Posted by becky on March 16, 2011 in From the Heart, Tribute to Stacy |


The community that I spend the majority of my time in is filled with doctors, nurses, techs, patients and pharmacists.  Each of the members of this society is required to complete the course of Caring 101 before entering the professional side of this society.  As a member of this community enters my apartment, their heart opens its door and invites me in.

The road leading to my community is an interstate highway consisting of eight lanes of traffic congestion and tall glass buildings disappearing in the clouds.  The garage I park my car in is a maze with ten levels of parking winding around like the threads on an enormous cement screw.

The decorations and accents of the main building in my apartment complex are marble, brass and rich cherry wood.  I feel like I am entering the Renaissance Hotel.  The hallway leading to my apartment is filled with people both day and night.  I can hear the buzz of my neighbors carrying on a conversation.  The halls are long and the further I go the richness of the surroundings fade into a bland green color with light colored industrial tile floors.  I leave the marble, brass and rich cherry wood behind me to my imagination.

A room singing with birds as they play in a birdbath and orange goldfish brightly coloring a pond shows me that nature is just beyond the window and just beyond my touch.  The birds chirp at the window as to say, “Welcome home”.

The furnishings in my apartment include a bed, a straight back chair and a cot.  The sink and mirror are a part of the main room with a bathroom to the right of the entrance.  The view from the window of my apartment is looking over the surrounding city, busy streets and people shuffling along the sidewalks.  The window is my connection to the outside world from my community.

A knock at the door replaces the doorbell.  Each person that knocks on the door and enters my apartment knows my name, knows that I have a son and knows that I have another home in the north Georgia mountains.  I attempt to open my heart to each of them as they open their heart to me by sharing my thoughts, hopes and wishes with them.

I spend the majority of my time speaking in medical terms from the patient’s side of the fence and I challenge myself to understand every detail of treatment, tests and medicines.  In an effort to bring myself to the level of the people in my community, I search the Internet for information on treatments, pharmaceutical breakthroughs and herbal supplements.  This action replaces my past Internet experiences of shopping and playing.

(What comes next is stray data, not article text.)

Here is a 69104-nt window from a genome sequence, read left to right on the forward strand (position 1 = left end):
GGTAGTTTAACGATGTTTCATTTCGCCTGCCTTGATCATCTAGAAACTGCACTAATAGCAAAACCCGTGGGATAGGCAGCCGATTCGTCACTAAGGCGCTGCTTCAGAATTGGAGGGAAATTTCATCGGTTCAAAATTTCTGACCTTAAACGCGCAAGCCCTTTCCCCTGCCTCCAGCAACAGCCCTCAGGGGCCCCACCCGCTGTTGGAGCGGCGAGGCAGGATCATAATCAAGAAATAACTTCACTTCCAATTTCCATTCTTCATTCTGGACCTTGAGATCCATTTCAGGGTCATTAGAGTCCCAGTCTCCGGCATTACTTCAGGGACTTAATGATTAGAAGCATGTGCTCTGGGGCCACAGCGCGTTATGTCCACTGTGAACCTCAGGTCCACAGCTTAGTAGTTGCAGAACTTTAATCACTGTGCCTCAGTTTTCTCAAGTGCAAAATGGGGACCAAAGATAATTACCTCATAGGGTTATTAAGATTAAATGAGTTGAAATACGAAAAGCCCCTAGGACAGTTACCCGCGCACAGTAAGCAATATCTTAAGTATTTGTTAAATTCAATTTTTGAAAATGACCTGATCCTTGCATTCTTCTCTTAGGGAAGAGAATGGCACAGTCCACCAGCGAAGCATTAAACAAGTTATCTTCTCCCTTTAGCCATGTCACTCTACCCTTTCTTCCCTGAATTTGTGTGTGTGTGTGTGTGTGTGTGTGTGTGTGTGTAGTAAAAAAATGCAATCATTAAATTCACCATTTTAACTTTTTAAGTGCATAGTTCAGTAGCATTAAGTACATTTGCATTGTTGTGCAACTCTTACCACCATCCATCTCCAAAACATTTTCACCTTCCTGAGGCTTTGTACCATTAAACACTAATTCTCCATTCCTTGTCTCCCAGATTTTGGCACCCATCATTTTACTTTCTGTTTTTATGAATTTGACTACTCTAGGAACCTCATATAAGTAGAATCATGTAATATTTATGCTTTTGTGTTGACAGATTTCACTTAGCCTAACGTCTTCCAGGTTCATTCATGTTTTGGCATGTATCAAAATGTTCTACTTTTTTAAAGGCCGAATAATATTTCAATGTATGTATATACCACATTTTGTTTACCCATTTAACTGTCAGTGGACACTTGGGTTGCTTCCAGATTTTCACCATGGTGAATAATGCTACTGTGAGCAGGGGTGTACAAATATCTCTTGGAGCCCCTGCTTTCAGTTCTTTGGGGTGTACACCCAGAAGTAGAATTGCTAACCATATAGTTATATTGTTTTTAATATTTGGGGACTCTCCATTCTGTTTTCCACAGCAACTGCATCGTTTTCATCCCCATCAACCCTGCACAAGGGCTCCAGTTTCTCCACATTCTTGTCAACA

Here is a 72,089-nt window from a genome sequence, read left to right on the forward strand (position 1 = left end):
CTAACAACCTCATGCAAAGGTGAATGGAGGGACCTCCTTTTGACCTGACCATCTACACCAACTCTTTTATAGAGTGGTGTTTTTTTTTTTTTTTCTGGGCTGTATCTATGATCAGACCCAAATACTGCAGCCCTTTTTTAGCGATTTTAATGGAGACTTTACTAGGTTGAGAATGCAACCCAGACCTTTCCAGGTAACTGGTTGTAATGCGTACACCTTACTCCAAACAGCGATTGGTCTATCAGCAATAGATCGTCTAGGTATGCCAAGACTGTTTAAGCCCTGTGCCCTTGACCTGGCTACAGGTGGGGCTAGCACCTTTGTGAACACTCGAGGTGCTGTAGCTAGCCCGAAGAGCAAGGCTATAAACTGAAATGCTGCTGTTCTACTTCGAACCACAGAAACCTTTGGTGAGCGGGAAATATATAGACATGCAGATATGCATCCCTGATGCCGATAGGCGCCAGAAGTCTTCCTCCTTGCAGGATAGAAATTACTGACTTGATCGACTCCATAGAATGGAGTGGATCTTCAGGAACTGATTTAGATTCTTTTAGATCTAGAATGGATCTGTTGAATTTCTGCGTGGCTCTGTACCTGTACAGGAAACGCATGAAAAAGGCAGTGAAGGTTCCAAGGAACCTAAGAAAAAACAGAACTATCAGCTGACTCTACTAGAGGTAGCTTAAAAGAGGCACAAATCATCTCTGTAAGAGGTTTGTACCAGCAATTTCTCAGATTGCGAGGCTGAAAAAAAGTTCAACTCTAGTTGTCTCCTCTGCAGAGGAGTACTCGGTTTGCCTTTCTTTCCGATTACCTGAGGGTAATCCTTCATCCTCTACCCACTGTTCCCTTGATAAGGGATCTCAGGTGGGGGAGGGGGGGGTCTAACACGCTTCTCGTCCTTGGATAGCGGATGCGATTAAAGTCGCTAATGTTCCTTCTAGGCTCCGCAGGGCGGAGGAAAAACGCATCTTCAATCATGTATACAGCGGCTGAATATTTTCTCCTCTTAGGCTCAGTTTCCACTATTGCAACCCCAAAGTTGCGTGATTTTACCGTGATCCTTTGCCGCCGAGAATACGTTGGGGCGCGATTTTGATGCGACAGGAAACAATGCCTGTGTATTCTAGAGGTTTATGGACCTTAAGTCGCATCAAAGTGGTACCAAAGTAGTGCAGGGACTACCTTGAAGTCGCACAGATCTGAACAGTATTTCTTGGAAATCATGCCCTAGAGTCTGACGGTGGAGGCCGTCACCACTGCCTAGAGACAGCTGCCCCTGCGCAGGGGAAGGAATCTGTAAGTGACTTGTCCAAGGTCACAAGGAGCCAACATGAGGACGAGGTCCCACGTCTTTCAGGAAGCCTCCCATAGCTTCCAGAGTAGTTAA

It is hard to find a choice of restaurants in my community.  I have certain hours to eat and the choices I have are limited.   However, I would suggest the soup kitchen; this soup will stand up to a can of Campbell’s Soup anytime.

In my community, the floor supervisors and executives in the lavishly decorated offices enforce the laws and policies.  Democracy is not evident in my community because I have no vote concerning the laws and people who enforce it.

The greatest thing about the community that I reside in is its ability to take a problem, challenge the problem and beat the problem.  My extended family in my community gives me the strength for which I yearn and they give it to me from within.  I take my community and its many drawbacks and I weigh them against the alternative of this community not being open to outsiders, and I find myself thankful for the love and support of my family, my friends and my community.

I am searching for the miracle highway that departs this community.  I may not always physically be a part of this community but the caring members of this community have permanently engraved an impression in my heart.

I have since left this community now only to beckon its presence for a visit. My cup runneth over with the love and kindness shared in this community. It is my hopes that I may pay forward the love I have been given.

I am reminded by the memories of this community that the location and surroundings are unimportant when you are cloaked with the warmth of the ones you love and kind caring friends.



A special thanks to the staff at Crawford Long Hospital (now Emory) in Atlanta, especially the Oncology Wing and a special RN, Debby Wingo! The love and kindness you shared will never be forgotten. Thank you for our home away from home  a comforting place for both myself and my late husband (Stacy).

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